Friday, my yard guy and I hauled 3 loads of soil (7.5 cubic yards) and filled boxes. We didn't finish filling the boxes, but we sure as heck got a long way! I ended up filling the boxes I needed asap-- the last pea box, the potatoes, etc etc.
Saturday, I planted, B weeded and helped mulch the rows. Oh, it looks gorgeous.
When B was weeding, he brought along one of his homemade beers. I LOVE the color of the bottle, so I took a pic.
There he is, hard at work. I must say that the boxes look SOO much better without so many weeds.
I planted a few shallow-rooted veggies in lower boxes. My onions are the back three rows: Walla wallas, red onions, sweet white and sweet red. I misread something: onions start to bulb when the day length is 14 hours. So, you need to get your plants to large size by 14 hours, that way, they will get big bulbs. Big plant= big bulbs. (note: this is for long-day determinate onions for us folks up north). Oh oh.
Well, I can't be too down on myself, because it's been so rainy that we probably wouldn't have seen much plant growth anyway. Even my sets, which I started a LONG time ago, are pretty small. So, I'm going to cover the plants in tarping every afternoon when I get home. That will make their day length about 12 hours, hopefully giving them a chance to get big before the bulb out. That's the plan, at least!
In front of the onions, there is a bed of spinach and a bed of basil. I hope my basil turns out. I could make bag after bag of pesto and freeze it.
I planted my potatoes in larger beds. I planted rose fin fingerling potatoes (a little over 2 beds worth!!) and yukon gold potatoes (about 1 bed). Keep your fingers crossed that they're bountiful!
Note the netting on top of all of these beds. I got some deer netting to keep cats off of my beds. SO far: it's working! The little sticks on the side of the beds keeps the netting elevated. I'll leave the netting on until the plants are big enough to deter cats. On the potatoes, we'll see. I may leave the netting on until the plants cover a lot of the soil. I don't want cat poo in my potatoes.
I also built, painted, trellised, and planted my peas. I had one trellis done and another bed almost filled. But now, all are done. I must say, I have a lot of peas. I hope that the weather stays good for a while (not super hot, not freezing) so that they will grow. Peas don't particularly like weather over 70 (they become more susceptible to certain diseases), so I'm hoping that they grow rapidly and produce.
Here they are! They all range from about 3"-7" tall. I put some mulch in the center area of this bed because once the peas start to grow, reaching the inside of the bed to pull weeds will be difficult.
On to the already-planted plants...
My blueberries are very happy. Look at all the blossoms!
My currants have feathered out their leaves and are GORGEOUS plants. I'm so happy I have them. And, they have little red blossoms.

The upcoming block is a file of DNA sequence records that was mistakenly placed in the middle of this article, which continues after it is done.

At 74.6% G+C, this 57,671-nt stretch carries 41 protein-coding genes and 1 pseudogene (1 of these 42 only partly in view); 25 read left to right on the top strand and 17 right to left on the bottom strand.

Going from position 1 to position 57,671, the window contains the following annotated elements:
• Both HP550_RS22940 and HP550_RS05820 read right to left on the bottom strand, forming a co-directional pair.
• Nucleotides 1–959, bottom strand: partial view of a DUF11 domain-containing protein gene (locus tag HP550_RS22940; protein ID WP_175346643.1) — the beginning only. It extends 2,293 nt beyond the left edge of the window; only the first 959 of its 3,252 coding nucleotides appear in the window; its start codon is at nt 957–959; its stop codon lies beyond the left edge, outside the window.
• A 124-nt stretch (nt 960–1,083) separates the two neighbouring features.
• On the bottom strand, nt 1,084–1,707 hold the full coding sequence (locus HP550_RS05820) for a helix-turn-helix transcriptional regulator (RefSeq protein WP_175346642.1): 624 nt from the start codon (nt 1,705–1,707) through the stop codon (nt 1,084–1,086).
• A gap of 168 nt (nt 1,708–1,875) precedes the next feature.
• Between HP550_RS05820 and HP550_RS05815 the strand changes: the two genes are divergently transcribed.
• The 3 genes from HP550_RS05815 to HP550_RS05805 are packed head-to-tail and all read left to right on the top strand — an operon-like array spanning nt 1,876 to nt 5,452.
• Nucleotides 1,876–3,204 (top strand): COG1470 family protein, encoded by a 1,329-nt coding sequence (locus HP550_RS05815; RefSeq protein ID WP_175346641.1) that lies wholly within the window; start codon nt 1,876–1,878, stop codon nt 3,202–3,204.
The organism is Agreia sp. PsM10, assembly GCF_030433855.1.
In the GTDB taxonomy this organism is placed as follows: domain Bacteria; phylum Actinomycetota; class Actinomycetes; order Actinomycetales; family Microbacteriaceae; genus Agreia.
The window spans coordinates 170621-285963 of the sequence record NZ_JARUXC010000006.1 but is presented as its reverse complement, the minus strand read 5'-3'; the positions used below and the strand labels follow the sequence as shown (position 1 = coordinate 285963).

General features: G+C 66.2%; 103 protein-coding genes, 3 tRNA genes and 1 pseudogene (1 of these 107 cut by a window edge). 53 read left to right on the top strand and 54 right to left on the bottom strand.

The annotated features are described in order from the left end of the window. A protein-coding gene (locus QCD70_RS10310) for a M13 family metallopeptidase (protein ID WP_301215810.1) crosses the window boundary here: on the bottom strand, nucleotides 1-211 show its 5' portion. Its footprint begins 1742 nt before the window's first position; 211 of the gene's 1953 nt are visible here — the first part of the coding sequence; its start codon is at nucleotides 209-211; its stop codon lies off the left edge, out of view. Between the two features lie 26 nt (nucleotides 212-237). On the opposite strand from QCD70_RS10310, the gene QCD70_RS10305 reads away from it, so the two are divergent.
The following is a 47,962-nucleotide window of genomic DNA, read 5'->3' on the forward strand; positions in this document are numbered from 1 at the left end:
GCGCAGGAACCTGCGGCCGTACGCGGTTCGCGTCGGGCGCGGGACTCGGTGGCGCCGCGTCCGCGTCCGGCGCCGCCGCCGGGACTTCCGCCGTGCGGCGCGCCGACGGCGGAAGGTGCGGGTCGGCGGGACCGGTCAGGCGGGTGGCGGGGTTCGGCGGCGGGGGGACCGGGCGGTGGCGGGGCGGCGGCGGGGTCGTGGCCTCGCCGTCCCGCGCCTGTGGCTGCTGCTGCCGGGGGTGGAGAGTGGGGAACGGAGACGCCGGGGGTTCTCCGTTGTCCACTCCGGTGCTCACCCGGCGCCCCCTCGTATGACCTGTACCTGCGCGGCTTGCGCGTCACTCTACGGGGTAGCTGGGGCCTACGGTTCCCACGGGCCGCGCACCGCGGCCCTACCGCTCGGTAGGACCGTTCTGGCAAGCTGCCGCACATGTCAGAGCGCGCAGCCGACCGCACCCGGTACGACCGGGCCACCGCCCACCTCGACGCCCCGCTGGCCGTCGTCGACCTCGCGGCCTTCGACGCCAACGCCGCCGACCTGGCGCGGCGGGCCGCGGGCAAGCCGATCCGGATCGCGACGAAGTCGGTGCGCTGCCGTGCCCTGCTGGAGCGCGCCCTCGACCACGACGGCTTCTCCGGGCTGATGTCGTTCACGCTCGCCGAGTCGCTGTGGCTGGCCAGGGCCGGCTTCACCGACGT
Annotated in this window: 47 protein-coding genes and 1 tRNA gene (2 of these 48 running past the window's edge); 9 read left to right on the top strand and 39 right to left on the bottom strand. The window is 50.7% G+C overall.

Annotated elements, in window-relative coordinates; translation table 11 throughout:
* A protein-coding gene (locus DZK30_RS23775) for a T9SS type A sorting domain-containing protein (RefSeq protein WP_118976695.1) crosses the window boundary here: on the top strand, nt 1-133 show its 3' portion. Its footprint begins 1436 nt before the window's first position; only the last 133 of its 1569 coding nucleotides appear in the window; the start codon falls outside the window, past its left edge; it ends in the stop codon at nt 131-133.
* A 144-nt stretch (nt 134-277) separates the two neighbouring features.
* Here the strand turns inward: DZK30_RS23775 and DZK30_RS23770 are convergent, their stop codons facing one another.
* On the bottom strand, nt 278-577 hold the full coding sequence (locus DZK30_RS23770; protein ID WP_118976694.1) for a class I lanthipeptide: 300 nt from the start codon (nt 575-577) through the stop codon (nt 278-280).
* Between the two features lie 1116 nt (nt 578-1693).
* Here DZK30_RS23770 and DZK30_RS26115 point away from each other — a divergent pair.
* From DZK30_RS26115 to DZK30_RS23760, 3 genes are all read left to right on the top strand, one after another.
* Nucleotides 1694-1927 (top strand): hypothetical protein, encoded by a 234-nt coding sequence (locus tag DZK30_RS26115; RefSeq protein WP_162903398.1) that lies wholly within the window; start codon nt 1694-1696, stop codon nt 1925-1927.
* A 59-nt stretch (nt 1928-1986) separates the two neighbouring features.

My raspberries are just about ready to blossom too. I need to string some additional wire up to keep the tall vines in place.
A semi-out-of-focus picture of my peas, reaching upwards.
My garlic is right on track. I can't wait to see what the heads of garlic look like. I won't harvest until probably June. Grow!
This is a picture of just SOME of the strawberries. They are all blooming and forming little teeny strawberries.
One of a few rose bush trees that needs to be trellis trained. But, I need to build the trellis first....
And finally, a fig. I didn't plant the fig tree, but it is shared by me and my neighbor. Very exciting! I'm going to dig up a few of it's suckers and hope that they make the transplant.
Right now, there are a few things I need to get started. I started my seeds for my purple tomatillos, ground cherries, and gypsy peppers last night. I need to start a few other plants soon, fill up the remainder beds, and build and fill the tomato beds.
The tomatoes, cucumbers, and beans will need trellising that I have to build. I think that trellises are such opportunities for new shapes and colors to be introduced to the garden, so I'm taking every opportunity to see what works. The beans will be near the peas, so I'm thinking of painting those trellises purple. The tomatoes.... I haven't decided yet. I try to do colors that will look good next to each other, but will also look good with the fruit they contain. Yellow would look great for the cucumbers, as I'm planting lemon cucumbers. Maybe orange for my tomatoes? I don't know. I don't want it to look circusy either. Should I stick to all one color? That seems a bit dull and a loss of an opportunity to be bright. Maybe a lime green for the tomatoes or cucumbers?
Hmmm... Anyway though, that's the update!
Links: Rhubarb, Lemon Curd, and Crumbles
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